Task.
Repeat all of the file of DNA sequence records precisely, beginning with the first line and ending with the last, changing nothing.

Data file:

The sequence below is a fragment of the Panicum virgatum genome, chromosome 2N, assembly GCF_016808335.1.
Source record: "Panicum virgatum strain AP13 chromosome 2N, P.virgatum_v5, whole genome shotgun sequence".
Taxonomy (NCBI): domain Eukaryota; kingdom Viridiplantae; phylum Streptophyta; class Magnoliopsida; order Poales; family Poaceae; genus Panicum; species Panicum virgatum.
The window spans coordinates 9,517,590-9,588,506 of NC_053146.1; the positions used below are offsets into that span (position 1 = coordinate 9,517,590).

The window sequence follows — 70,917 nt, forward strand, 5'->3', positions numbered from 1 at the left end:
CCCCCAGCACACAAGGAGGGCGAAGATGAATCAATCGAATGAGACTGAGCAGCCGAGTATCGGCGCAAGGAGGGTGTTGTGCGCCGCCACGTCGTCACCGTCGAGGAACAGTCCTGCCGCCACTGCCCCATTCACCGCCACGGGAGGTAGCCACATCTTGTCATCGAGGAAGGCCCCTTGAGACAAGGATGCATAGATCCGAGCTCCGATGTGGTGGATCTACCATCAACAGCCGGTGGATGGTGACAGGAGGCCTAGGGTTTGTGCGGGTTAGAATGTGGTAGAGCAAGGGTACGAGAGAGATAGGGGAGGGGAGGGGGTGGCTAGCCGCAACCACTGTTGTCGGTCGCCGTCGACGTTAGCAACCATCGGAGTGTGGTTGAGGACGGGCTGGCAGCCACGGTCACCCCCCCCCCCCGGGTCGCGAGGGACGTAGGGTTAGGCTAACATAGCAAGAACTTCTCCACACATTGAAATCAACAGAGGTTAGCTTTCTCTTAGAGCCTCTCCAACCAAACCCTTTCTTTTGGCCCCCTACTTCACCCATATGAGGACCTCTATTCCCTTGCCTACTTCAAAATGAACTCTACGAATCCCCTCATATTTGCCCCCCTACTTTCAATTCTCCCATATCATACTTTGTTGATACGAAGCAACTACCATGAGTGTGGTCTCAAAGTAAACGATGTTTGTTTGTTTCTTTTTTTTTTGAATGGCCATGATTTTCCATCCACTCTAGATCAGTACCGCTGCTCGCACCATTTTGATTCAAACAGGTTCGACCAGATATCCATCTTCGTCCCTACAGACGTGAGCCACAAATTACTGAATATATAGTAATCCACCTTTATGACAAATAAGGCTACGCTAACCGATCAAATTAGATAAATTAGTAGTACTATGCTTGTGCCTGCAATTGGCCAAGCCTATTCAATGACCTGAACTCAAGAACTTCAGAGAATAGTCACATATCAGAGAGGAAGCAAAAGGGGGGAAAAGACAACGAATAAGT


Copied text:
The sequence below is a fragment of the Panicum virgatum genome, chromosome 2N, assembly GCF_016808335.1.
Source record: "Panicum virgatum strain AP13 chromosome 2N, P.virgatum_v5, whole genome shotgun sequence".
Taxonomy (NCBI): domain Eukaryota; kingdom Viridiplantae; phylum Streptophyta; class Magnoliopsida; order Poales; family Poaceae; genus Panicum; species Panicum virgatum.
The window spans coordinates 9,517,590-9,588,506 of NC_053146.1; the positions used below are offsets into that span (position 1 = coordinate 9,517,590).

The window sequence follows — 70,917 nt, forward strand, 5'->3', positions numbered from 1 at the left end:
CCCCCAGCACACAAGGAGGGCGAAGATGAATCAATCGAATGAGACTGAGCAGCCGAGTATCGGCGCAAGGAGGGTGTTGTGCGCCGCCACGTCGTCACCGTCGAGGAACAGTCCTGCCGCCACTGCCCCATTCACCGCCACGGGAGGTAGCCACATCTTGTCATCGAGGAAGGCCCCTTGAGACAAGGATGCATAGATCCGAGCTCCGATGTGGTGGATCTACCATCAACAGCCGGTGGATGGTGACAGGAGGCCTAGGGTTTGTGCGGGTTAGAATGTGGTAGAGCAAGGGTACGAGAGAGATAGGGGAGGGGAGGGGGTGGCTAGCCGCAACCACTGTTGTCGGTCGCCGTCGACGTTAGCAACCATCGGAGTGTGGTTGAGGACGGGCTGGCAGCCACGGTCACCCCCCCCCCCCGGGTCGCGAGGGACGTAGGGTTAGGCTAACATAGCAAGAACTTCTCCACACATTGAAATCAACAGAGGTTAGCTTTCTCTTAGAGCCTCTCCAACCAAACCCTTTCTTTTGGCCCCCTACTTCACCCATATGAGGACCTCTATTCCCTTGCCTACTTCAAAATGAACTCTACGAATCCCCTCATATTTGCCCCCCTACTTTCAATTCTCCCATATCATACTTTGTTGATACGAAGCAACTACCATGAGTGTGGTCTCAAAGTAAACGATGTTTGTTTGTTTCTTTTTTTTTTGAATGGCCATGATTTTCCATCCACTCTAGATCAGTACCGCTGCTCGCACCATTTTGATTCAAACAGGTTCGACCAGATATCCATCTTCGTCCCTACAGACGTGAGCCACAAATTACTGAATATATAGTAATCCACCTTTATGACAAATAAGGCTACGCTAACCGATCAAATTAGATAAATTAGTAGTACTATGCTTGTGCCTGCAATTGGCCAAGCCTATTCAATGACCTGAACTCAAGAACTTCAGAGAATAGTCACATATCAGAGAGGAAGCAAAAGGGGGGAAAAGACAACGAATAAGT